The price burden is accelerating these changes, and the convenience providers grow ever more varied. A consumer can now get the desired skills and knowledge, and often the credentials, from corporate training schemes, audio and video courses, Internet courses, and adult education programs delivered through school systems, nonprofit organizations, and for-profit firms. Eventually, educational entrepreneurs will find ways to serve students who want to take exams and submit papers via e-mail to earn degree credit and marketable credentials without ever coming near a college campus.
Clearly, higher education is changing rapidly, and there is more to come. The following scenario outlines what will probably happen during the next decade if U.S. higher education continues on the course it has taken in the past twenty years.
Barring major productivity enhancements, mission shifts, or external constraints, college costs will continue to soar. State and federal policymakers will be reluctant to raise subsidies to cover those costs, and prices charged to higher education consumers will therefore ascend even more rapidly. As prices rise, enrollment in traditional institutions will stagnate or decline. College enrollments today already exceed the nation’s total high school enrollment, and although it is too early to infer that the nontraditional market is saturated, it is clearly approaching that state.
People will seek affordable alternatives. The University of Phoenix will continue spreading across the land. Community colleges and other institutions that keep their prices down—or even cut them—should enjoy enrollment gains. Convenience campuses will thrive. The brand-name colleges will look after themselves (though they may experience some slippage). But the public and private mass providers—places with traditional values, rising prices, not much prestige, and no great convenience—will encounter trouble. Some will try to boost themselves up the status ladder; others will behave more like convenience institutions. Those that do neither can expect significant grief.
For those attending traditional institutions, our jury-rigged student aid system will struggle to provide access, and Congress and state legislatures will undergo annual battles over grant and loan expenditures. Loans will become larger and longer-term, and parents will shoulder even more of the load. To get their kids through college, fifty-year-old parents will rifle their retirement funds and life savings—thereby worsening the burden on Social Security, Medicare, and other such safety nets.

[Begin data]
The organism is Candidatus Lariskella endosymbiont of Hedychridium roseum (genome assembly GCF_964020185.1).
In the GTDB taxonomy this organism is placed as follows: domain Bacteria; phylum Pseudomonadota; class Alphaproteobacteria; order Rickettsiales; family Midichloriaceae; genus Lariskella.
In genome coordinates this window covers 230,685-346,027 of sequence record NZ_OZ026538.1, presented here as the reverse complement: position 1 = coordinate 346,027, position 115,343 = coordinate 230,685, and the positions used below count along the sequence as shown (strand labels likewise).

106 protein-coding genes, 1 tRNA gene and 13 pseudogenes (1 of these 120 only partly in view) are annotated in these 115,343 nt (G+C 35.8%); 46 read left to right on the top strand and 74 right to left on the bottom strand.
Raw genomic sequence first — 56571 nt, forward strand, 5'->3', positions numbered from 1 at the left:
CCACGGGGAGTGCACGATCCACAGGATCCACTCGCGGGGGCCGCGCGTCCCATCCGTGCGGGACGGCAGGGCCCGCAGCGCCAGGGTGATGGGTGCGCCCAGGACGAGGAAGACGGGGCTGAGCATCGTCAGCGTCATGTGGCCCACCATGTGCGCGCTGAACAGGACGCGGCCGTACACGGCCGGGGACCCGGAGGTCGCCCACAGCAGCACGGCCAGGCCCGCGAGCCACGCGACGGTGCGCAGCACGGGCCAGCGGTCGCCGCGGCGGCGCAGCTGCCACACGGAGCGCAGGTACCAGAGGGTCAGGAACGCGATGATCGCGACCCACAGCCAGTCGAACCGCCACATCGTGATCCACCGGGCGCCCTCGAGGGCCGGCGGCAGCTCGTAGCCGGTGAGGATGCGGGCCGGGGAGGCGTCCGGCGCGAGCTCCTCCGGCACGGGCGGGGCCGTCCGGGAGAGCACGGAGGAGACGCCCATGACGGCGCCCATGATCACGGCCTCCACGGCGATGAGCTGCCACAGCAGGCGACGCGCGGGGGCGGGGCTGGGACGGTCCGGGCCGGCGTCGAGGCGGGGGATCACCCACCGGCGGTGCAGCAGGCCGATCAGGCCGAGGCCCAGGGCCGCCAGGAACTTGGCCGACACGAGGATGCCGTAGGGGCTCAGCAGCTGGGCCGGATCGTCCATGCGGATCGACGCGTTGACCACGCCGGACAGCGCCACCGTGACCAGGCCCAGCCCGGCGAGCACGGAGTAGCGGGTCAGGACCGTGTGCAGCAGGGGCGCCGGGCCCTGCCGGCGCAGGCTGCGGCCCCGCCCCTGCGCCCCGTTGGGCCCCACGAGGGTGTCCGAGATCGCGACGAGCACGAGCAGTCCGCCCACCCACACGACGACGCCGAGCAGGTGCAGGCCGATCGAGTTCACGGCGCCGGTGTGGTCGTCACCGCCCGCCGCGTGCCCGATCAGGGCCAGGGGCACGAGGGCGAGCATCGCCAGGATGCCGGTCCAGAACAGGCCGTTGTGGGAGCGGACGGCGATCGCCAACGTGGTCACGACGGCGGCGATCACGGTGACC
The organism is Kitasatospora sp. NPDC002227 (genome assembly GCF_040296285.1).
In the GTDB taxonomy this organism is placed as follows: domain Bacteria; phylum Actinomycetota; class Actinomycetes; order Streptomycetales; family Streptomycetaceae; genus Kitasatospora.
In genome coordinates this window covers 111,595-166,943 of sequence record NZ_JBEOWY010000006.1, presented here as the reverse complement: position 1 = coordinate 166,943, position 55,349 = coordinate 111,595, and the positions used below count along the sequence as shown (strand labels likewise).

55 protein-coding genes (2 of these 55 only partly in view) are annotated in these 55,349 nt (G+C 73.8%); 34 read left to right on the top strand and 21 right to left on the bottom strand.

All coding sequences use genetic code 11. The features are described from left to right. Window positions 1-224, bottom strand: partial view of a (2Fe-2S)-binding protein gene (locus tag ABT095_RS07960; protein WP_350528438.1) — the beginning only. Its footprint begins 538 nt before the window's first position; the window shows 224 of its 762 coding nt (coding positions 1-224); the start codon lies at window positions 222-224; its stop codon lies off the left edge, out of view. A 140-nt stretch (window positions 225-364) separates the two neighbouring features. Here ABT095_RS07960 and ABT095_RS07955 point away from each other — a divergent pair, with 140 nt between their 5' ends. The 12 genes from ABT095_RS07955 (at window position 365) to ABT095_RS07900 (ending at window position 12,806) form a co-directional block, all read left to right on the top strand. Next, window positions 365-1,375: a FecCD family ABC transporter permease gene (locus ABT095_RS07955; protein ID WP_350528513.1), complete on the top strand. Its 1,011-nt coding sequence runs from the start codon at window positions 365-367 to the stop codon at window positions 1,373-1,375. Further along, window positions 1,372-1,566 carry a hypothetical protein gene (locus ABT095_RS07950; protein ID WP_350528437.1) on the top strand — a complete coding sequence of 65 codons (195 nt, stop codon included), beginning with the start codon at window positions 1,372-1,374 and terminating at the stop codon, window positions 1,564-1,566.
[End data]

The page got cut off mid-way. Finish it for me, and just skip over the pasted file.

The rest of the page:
Lenders will hatch imaginative schemes to pay students’ tuition, but the long-term costs may be usurious—claiming, say, 10 percent of a person’s lifetime hearings. Employers and government agencies that pay for a person’s education will have a hammerlock on that employee for a decade or more afterward.
The traditional college degree will lose allure except at prestige schools. College graduates still earn more money over their lifetimes than those who do not attend college, but this edge is starting to narrow, at least for men. Universal access will erode it further. Thus, competition for entry into the prestige universities will increase. The market will favor two categories: brand-name institutions and convenience schools. Neiman-Marcus and the Price Club will do fine in their market niches, but Sears, Penneys, and Montgomery Ward will be awash in red ink.
The craving for students will increasingly shape each college’s decisions about what it is, does, and teaches. If students cannot afford to major in comparative literature, classics, and Asian history, those departments will wither, and those disciplines will languish or migrate to think-tanks and research centers. Tough-grading professors who cannot attract students will be replaced by ones who give automatic A’s. Demanding core curricula that frighten off large segments of the market will have to be forfeited. And if two-thirds of the students want to study business, the college will allocate its faculty, scheduling, and other resources accordingly.
Life on campus may grow more pleasant thanks to numerous amenities—recreation centers, food courts, and the like—but campus life will become much less a life of the mind. The proliferating amenities, student-centered culture, and enrollment-driven marketing demands will transform the average university into something akin to a resort or entertainment center—part multiplex theater, part guest ranch, and part love boat, with the occasional uplifting lecture or brow-furrowing seminar thrown in for no extra charge.
Higher education will continue evolving toward a two-tiered faculty, especially at the mass-provider institutions, and schools will devote more of their budgets to non-teaching staff who deliver counseling services, tend those recreation centers, and enforce regulations. The convenience schools already feature such a bifurcation: their faculty know that they are paid to teach, not do research. At the prestige schools, professors will retain the traditional academic values, teach on the side, and aspire to a named chair at Harvard.
A real schizophrenia will set in at the mass providers, however. The traditional tenure-track faculty will refuse to bend to market forces, and the schools will use more non-tenured faculty and part-timers. Part of the faculty will dream of Harvard, the rest will be hired hands at Acme U.
Institutional governance will be a shapeless mess involving continual power struggles among four sets of forces: diehard supporters of collegial faculty governance; modern marketers pushing the university to respond to shifting demand and community needs; diverse campus factions seeking greater resources and status for their sectarian interests; and external regulators and funders pressing for greater efficiency and lower costs while imposing costly requirements.
Trying to lead a college or university will resemble trying to govern Bosnia or Rwanda.
A Possible Alternative
These trends, of course, need not continue. The following seven recommendations provide an alternative scenario for the future—not a coherent master plan, just a few ways by which providers could serve students better and create a more rational system.